A gorgeously unique, fully illustrated exploration into the phenomenology of reading—how we visualize images from reading works of literature, from one of our very best book jacket designers, himself a passionate reader.
What do we see when we read? Did Tolstoy really describe Anna Karenina? Did Melville ever really tell us what, exactly, Ishmael looked like? The collection of fragmented images on a page—a graceful ear there, a stray curl, a hat positioned just so—and other clues and signifiers helps us to create an image of a character. But in fact our sense that we know a character intimately has little to do with our ability to concretely picture our beloved—or reviled—literary figures. In this remarkable work of nonfiction, Knopf’s Associate Art Director Peter Mendelsund combines his profession, as an award-winning designer; his first career, as a classically trained pianist; and his first love, literature—he considers himself first and foremost as a reader—into what is sure to be one of the most provocative and unusual investigations into how we understand the act of reading.
I can’t wait to get my hands on this, and I’m sure I’ll write something up about it after I have a chance to read it, but the part of the New Yorker interview that I really wanted to share is this part about the forthcoming new editions of Calvino’s books:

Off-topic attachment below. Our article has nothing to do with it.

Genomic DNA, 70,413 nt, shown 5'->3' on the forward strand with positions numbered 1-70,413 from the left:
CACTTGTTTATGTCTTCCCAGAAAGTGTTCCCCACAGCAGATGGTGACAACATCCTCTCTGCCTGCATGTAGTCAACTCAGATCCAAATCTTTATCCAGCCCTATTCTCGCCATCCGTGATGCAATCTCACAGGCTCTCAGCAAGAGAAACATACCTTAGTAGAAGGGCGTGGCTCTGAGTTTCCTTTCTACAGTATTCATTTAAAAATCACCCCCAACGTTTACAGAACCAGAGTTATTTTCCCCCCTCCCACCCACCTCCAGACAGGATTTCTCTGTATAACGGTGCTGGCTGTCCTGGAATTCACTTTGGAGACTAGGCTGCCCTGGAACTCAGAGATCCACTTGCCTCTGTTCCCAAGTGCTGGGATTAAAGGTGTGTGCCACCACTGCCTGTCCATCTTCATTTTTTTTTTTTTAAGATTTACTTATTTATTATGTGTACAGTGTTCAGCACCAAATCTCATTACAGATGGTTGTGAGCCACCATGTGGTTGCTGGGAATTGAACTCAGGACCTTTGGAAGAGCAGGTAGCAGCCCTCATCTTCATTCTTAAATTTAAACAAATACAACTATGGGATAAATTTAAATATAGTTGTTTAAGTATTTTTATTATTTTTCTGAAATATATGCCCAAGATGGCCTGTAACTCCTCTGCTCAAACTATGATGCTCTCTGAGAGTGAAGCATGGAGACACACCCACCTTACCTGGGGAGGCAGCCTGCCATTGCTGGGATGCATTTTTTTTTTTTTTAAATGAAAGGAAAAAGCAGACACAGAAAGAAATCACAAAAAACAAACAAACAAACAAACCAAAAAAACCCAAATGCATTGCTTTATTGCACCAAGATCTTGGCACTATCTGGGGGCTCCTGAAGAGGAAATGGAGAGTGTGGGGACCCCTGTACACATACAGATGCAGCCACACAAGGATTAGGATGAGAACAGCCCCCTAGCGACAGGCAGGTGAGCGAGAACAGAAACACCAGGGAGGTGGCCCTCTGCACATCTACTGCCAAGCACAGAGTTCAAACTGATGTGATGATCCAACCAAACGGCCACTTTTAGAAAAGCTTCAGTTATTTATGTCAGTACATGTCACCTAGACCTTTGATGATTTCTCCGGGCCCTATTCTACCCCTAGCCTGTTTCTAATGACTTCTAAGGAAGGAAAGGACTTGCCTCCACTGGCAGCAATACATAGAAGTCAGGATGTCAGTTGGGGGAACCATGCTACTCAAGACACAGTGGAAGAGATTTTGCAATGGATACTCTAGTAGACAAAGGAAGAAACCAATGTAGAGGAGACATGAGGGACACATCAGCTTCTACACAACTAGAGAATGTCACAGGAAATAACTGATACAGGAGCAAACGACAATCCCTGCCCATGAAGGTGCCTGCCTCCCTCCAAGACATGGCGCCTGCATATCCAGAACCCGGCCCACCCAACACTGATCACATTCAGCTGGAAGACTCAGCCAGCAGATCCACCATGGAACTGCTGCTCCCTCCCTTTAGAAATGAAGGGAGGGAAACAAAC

You’re in the middle of repackaging the work of the Italian writer Italo Calvino. Can you tell me how that project came to you?
A year or so ago I received an e-mail from Giovanna Calvino, who is Calvino’s daughter, and she said that she had read, in an interview I gave somewhere, that I loved her father’s work, that she was working with Houghton Mifflin Harcourt to repackage the backlist, and would I be interested in doing it? I can’t tell you what a shock it was to have the name Calvino in my inbox. Obviously I jumped at the chance to work on these. So then I did what I always do when designing a backlist series: I started to reread all of the books. This is, by far, the most fun part of these kinds of projects—the reacquainting oneself with not just some of the work but all of it. But finding images that could represent all of these books, and make them work as a series, is a particularly tricky problem, because there are three distinct stages to Calvino’s writing: a realist phase, a fantastical phase, and a kind of semiotic or metafictional phase. So it was a challenge, but a really fun one.
I’d been working on my monograph, “Cover,” which is primarily photos of my book covers, and I wondered if it would be meta, in a way very appropriate for Calvino, if each of his books featured a photo of a book on it. The first idea that came to me was completely absurdist in a way that I imagine Calvino would have loved—to photograph each of the old editions of Calvino and frame them, so that you’d have a sort of catalogue of old Calvino books. Then it occurred to me: If we’re going to take photos of Calvino books, wouldn’t it be better if we made Calvino books that don’t exist? The next stage was designing imaginary Calvino books. “The Path to the Spider’s Nest” was going to be a kind of young-adult pulp book; “The Baron in the Trees” an old, eighteenth-century-style Italian cloth-wrapped, foil-stamped book; “Cosmicomics” a comic book. I could make them not just books but written artifacts of various kinds—“Six Memos for the Next Millennium” could be literally memos. We would make one copy of each book and photograph it for each cover. I don’t normally collaborate, but there’s a wonderful designer, Oliver Munday, who is also interested in Calvino, and we worked together on this project.
What came next?